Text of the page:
By the time I reach 75, I will have lived a complete life. I will have loved and been loved. My children will be grown and in the midst of their own rich lives. I will have seen my grandchildren born and beginning their lives. I will have pursued my life’s projects and made whatever contributions, important or not, I am going to make. And hopefully, I will not have too many mental and physical limitations. Dying at 75 will not be a tragedy. Indeed, I plan to have my memorial service before I die. And I don’t want any crying or wailing, but a warm gathering filled with fun reminiscences, stories of my awkwardness, and celebrations of a good life. After I die, my survivors can have their own memorial service if they want—that is not my business.
Coburn on the other hand, is a three time cancer survivor with an almost visceral grudge against death. Maybe this biases his point of view. “The battle is personal for me in many ways. As a physician, I see elderly patients suffering from symptoms of early dementia, and eventually Alzheimer’s, without a real treatment in sight. The burden of the disease falls not only on patients, but on their families and caregivers. Their plight is agonizing. And I can’t offer them any effective treatments.”
As a three-time cancer survivor, I’m excited by the progress we’ve made against this deadly disease, but also mindful of how much further we have to go to conquer it. Cancer remains the second leading cause of death in the U.S.; for patients diagnosed with metastatic solid tumors—of the lung, colon, pancreas, or ovaries—far better diagnostic and treatment options are desperately needed. Diagnosing these diseases late—as we do all too often today—means that we can only delay the inevitable, at great human and financial cost.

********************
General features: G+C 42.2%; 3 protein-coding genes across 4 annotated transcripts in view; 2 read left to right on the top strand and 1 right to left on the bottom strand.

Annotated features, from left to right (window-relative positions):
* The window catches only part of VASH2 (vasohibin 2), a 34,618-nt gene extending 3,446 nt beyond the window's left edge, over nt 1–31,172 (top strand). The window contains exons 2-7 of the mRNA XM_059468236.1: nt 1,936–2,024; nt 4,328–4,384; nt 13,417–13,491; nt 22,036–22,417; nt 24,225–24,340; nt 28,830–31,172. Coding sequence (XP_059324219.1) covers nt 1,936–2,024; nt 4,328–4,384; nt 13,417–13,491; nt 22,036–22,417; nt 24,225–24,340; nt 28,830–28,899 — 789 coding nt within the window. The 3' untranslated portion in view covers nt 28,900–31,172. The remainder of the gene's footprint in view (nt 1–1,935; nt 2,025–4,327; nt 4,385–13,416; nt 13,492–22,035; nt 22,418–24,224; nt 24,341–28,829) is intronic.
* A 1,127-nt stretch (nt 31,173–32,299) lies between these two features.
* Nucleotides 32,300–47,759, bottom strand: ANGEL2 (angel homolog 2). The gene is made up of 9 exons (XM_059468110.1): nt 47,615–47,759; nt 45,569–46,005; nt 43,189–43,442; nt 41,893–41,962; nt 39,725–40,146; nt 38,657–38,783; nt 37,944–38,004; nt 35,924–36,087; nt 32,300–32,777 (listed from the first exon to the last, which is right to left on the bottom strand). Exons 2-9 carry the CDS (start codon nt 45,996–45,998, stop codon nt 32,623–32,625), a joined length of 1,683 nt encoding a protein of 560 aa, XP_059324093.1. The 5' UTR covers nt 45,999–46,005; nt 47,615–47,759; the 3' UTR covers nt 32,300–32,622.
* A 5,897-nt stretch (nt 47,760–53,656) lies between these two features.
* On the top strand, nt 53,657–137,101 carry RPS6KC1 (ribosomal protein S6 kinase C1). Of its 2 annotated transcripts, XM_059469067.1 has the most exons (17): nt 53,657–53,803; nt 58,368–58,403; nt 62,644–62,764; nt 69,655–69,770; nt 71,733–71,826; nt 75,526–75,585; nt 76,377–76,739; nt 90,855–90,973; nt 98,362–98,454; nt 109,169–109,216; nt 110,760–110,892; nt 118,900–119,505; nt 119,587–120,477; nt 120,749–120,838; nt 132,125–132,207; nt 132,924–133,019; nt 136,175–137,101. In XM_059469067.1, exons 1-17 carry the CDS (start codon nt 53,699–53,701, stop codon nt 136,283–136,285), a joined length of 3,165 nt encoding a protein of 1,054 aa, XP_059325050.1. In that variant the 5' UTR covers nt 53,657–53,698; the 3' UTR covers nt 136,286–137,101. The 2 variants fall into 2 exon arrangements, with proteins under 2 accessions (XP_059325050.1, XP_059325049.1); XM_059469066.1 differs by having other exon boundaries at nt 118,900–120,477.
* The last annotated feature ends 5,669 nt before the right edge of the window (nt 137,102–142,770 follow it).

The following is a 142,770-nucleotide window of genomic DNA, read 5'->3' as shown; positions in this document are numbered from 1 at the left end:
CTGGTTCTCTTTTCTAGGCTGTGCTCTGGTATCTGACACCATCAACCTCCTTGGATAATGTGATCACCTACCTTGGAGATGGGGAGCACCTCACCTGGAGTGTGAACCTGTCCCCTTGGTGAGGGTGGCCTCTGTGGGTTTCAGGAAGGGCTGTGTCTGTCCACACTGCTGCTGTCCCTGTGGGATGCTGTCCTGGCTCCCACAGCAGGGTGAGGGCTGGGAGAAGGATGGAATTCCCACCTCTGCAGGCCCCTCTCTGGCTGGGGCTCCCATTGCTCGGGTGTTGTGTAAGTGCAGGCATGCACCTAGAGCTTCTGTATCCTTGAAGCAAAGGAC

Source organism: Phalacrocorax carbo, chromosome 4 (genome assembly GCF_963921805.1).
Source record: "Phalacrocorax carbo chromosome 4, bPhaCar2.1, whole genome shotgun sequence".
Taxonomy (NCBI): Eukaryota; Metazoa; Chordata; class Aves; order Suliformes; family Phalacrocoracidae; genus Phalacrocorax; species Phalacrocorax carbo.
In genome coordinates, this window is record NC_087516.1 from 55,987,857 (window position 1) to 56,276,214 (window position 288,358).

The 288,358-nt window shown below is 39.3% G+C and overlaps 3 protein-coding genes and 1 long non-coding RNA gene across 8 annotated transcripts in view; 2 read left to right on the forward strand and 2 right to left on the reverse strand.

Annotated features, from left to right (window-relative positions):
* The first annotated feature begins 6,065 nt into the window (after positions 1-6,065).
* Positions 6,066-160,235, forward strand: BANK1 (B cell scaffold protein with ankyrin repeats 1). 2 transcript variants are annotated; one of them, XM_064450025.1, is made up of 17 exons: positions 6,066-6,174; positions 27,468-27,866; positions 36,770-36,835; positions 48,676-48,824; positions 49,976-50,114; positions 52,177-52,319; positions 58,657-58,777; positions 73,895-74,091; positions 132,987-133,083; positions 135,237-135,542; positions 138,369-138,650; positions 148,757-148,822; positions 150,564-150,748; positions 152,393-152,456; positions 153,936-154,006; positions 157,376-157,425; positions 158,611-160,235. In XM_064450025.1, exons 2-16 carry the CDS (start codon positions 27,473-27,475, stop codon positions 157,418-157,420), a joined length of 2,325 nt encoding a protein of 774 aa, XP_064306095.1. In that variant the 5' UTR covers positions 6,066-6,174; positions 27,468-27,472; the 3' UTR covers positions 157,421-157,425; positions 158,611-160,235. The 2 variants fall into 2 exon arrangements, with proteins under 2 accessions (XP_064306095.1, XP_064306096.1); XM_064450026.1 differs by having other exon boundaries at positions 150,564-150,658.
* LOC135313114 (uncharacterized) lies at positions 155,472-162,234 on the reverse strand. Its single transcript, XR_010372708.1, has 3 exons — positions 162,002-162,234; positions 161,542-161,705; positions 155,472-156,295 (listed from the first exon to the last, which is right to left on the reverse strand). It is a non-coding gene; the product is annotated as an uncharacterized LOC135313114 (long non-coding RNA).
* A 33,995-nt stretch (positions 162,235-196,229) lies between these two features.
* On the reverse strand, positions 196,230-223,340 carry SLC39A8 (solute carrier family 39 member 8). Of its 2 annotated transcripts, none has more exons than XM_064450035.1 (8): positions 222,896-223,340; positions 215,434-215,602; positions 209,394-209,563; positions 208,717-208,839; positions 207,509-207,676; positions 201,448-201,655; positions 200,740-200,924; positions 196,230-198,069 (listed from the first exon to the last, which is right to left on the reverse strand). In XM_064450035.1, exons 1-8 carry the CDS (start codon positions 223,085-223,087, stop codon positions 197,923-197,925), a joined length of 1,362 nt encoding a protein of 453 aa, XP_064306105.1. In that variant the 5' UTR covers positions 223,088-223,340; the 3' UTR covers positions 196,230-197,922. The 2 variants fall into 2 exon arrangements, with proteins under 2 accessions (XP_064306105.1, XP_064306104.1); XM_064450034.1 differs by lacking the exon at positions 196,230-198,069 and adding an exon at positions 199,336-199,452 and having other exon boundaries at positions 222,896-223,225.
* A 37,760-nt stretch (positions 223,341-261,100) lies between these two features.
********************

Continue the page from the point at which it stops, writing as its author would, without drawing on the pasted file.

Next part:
But I’m also deeply optimistic, because I’ve seen firsthand the inventiveness, dedication, and entrepreneurship of America’s leading researchers and companies. I’m watching a flood of new information emerge that is helping researchers map out cancer’s vulnerabilities at the genomic level and develop personalized treatment programs for patients tailored to their unique tumor profile. These approaches are being made possible by advanced computing platforms for rapidly sorting through this torrent of information, guiding doctors and patients to the best treatments. For instance, IBM’s Watson is analyzing millions of journal articles, patient records, and data on approved and experimental drugs to help developed personalized cancer-care regimens faster than any single physician alone could ever do. Watson and other “big data” and machine-learning approaches are literally getting smarter every day—and will, one day, expand state of the art oncology services to every cancer patient in America in their own communities, not just patients with access to leading cancer centers.